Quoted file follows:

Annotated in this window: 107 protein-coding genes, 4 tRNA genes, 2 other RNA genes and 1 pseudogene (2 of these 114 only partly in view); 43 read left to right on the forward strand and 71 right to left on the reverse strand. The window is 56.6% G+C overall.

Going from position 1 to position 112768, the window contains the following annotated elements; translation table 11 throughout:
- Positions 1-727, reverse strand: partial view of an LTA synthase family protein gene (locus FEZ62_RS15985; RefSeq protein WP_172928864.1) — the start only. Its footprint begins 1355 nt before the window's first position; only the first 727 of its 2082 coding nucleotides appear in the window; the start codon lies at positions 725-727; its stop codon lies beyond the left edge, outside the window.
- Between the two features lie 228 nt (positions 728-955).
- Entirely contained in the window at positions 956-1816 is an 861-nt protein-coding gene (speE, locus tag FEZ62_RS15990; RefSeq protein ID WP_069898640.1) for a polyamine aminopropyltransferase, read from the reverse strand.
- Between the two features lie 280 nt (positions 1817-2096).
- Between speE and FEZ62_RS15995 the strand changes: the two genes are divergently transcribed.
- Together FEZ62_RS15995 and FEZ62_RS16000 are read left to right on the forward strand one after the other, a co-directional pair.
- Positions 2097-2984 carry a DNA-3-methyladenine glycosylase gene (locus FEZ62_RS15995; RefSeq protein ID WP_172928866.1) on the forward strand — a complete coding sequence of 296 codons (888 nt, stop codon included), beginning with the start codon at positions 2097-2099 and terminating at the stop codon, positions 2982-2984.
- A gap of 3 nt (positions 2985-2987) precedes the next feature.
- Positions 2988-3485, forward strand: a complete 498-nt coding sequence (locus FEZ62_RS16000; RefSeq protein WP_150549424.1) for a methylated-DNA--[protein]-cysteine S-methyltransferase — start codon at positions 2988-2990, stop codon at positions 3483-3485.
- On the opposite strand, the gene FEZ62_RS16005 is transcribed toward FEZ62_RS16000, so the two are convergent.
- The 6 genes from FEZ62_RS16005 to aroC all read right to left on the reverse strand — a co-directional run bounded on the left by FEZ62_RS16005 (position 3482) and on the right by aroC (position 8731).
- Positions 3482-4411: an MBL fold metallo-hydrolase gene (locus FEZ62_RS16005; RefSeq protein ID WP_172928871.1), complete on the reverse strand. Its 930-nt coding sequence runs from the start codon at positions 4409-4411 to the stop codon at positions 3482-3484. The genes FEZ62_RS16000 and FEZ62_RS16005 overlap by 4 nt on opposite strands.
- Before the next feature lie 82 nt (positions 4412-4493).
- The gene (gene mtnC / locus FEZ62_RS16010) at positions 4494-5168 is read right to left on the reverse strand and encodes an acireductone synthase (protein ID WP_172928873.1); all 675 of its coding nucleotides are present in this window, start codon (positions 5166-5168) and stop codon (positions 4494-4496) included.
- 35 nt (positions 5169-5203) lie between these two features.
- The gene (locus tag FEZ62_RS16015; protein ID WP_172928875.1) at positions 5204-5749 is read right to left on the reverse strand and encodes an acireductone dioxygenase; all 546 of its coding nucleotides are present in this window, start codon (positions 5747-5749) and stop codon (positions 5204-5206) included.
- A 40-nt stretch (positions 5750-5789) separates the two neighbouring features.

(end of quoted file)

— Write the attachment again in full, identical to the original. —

Annotated in this window: 107 protein-coding genes, 4 tRNA genes, 2 other RNA genes and 1 pseudogene (2 of these 114 only partly in view); 43 read left to right on the forward strand and 71 right to left on the reverse strand. The window is 56.6% G+C overall.

Going from position 1 to position 112768, the window contains the following annotated elements; translation table 11 throughout:
- Positions 1-727, reverse strand: partial view of an LTA synthase family protein gene (locus FEZ62_RS15985; RefSeq protein WP_172928864.1) — the start only. Its footprint begins 1355 nt before the window's first position; only the first 727 of its 2082 coding nucleotides appear in the window; the start codon lies at positions 725-727; its stop codon lies beyond the left edge, outside the window.
- Between the two features lie 228 nt (positions 728-955).
- Entirely contained in the window at positions 956-1816 is an 861-nt protein-coding gene (speE, locus tag FEZ62_RS15990; RefSeq protein ID WP_069898640.1) for a polyamine aminopropyltransferase, read from the reverse strand.
- Between the two features lie 280 nt (positions 1817-2096).
- Between speE and FEZ62_RS15995 the strand changes: the two genes are divergently transcribed.
- Together FEZ62_RS15995 and FEZ62_RS16000 are read left to right on the forward strand one after the other, a co-directional pair.
- Positions 2097-2984 carry a DNA-3-methyladenine glycosylase gene (locus FEZ62_RS15995; RefSeq protein ID WP_172928866.1) on the forward strand — a complete coding sequence of 296 codons (888 nt, stop codon included), beginning with the start codon at positions 2097-2099 and terminating at the stop codon, positions 2982-2984.
- A gap of 3 nt (positions 2985-2987) precedes the next feature.
- Positions 2988-3485, forward strand: a complete 498-nt coding sequence (locus FEZ62_RS16000; RefSeq protein WP_150549424.1) for a methylated-DNA--[protein]-cysteine S-methyltransferase — start codon at positions 2988-2990, stop codon at positions 3483-3485.
- On the opposite strand, the gene FEZ62_RS16005 is transcribed toward FEZ62_RS16000, so the two are convergent.
- The 6 genes from FEZ62_RS16005 to aroC all read right to left on the reverse strand — a co-directional run bounded on the left by FEZ62_RS16005 (position 3482) and on the right by aroC (position 8731).
- Positions 3482-4411: an MBL fold metallo-hydrolase gene (locus FEZ62_RS16005; RefSeq protein ID WP_172928871.1), complete on the reverse strand. Its 930-nt coding sequence runs from the start codon at positions 4409-4411 to the stop codon at positions 3482-3484. The genes FEZ62_RS16000 and FEZ62_RS16005 overlap by 4 nt on opposite strands.
- Before the next feature lie 82 nt (positions 4412-4493).
- The gene (gene mtnC / locus FEZ62_RS16010) at positions 4494-5168 is read right to left on the reverse strand and encodes an acireductone synthase (protein ID WP_172928873.1); all 675 of its coding nucleotides are present in this window, start codon (positions 5166-5168) and stop codon (positions 4494-4496) included.
- 35 nt (positions 5169-5203) lie between these two features.
- The gene (locus tag FEZ62_RS16015; protein ID WP_172928875.1) at positions 5204-5749 is read right to left on the reverse strand and encodes an acireductone dioxygenase; all 546 of its coding nucleotides are present in this window, start codon (positions 5747-5749) and stop codon (positions 5204-5206) included.
- A 40-nt stretch (positions 5750-5789) separates the two neighbouring features.